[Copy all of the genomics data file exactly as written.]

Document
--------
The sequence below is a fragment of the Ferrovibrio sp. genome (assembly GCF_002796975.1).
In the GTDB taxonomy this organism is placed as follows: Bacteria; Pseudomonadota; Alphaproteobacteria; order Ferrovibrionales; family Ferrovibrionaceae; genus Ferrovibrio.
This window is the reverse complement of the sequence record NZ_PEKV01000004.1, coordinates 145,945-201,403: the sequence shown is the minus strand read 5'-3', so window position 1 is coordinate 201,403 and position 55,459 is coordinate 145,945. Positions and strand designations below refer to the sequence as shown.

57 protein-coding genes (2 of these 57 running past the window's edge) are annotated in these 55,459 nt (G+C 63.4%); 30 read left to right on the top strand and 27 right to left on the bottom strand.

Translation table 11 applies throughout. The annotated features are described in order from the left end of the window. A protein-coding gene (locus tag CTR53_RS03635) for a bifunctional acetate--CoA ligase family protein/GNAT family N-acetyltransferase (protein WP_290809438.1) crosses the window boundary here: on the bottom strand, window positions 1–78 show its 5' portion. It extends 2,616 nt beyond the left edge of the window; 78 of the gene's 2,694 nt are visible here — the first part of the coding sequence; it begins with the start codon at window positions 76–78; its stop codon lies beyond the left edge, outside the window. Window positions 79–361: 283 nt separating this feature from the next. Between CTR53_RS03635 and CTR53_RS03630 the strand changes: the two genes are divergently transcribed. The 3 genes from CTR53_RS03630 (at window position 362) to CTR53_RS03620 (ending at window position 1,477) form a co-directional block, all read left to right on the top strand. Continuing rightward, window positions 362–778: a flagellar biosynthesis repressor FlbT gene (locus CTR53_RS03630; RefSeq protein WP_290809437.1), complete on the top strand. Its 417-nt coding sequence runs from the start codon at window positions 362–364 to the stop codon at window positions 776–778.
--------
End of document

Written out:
The sequence below is a fragment of the Ferrovibrio sp. genome (assembly GCF_002796975.1).
In the GTDB taxonomy this organism is placed as follows: Bacteria; Pseudomonadota; Alphaproteobacteria; order Ferrovibrionales; family Ferrovibrionaceae; genus Ferrovibrio.
This window is the reverse complement of the sequence record NZ_PEKV01000004.1, coordinates 145,945-201,403: the sequence shown is the minus strand read 5'-3', so window position 1 is coordinate 201,403 and position 55,459 is coordinate 145,945. Positions and strand designations below refer to the sequence as shown.

57 protein-coding genes (2 of these 57 running past the window's edge) are annotated in these 55,459 nt (G+C 63.4%); 30 read left to right on the top strand and 27 right to left on the bottom strand.

Translation table 11 applies throughout. The annotated features are described in order from the left end of the window. A protein-coding gene (locus tag CTR53_RS03635) for a bifunctional acetate--CoA ligase family protein/GNAT family N-acetyltransferase (protein WP_290809438.1) crosses the window boundary here: on the bottom strand, window positions 1–78 show its 5' portion. It extends 2,616 nt beyond the left edge of the window; 78 of the gene's 2,694 nt are visible here — the first part of the coding sequence; it begins with the start codon at window positions 76–78; its stop codon lies beyond the left edge, outside the window. Window positions 79–361: 283 nt separating this feature from the next. Between CTR53_RS03635 and CTR53_RS03630 the strand changes: the two genes are divergently transcribed. The 3 genes from CTR53_RS03630 (at window position 362) to CTR53_RS03620 (ending at window position 1,477) form a co-directional block, all read left to right on the top strand. Continuing rightward, window positions 362–778: a flagellar biosynthesis repressor FlbT gene (locus CTR53_RS03630; RefSeq protein WP_290809437.1), complete on the top strand. Its 417-nt coding sequence runs from the start codon at window positions 362–364 to the stop codon at window positions 776–778.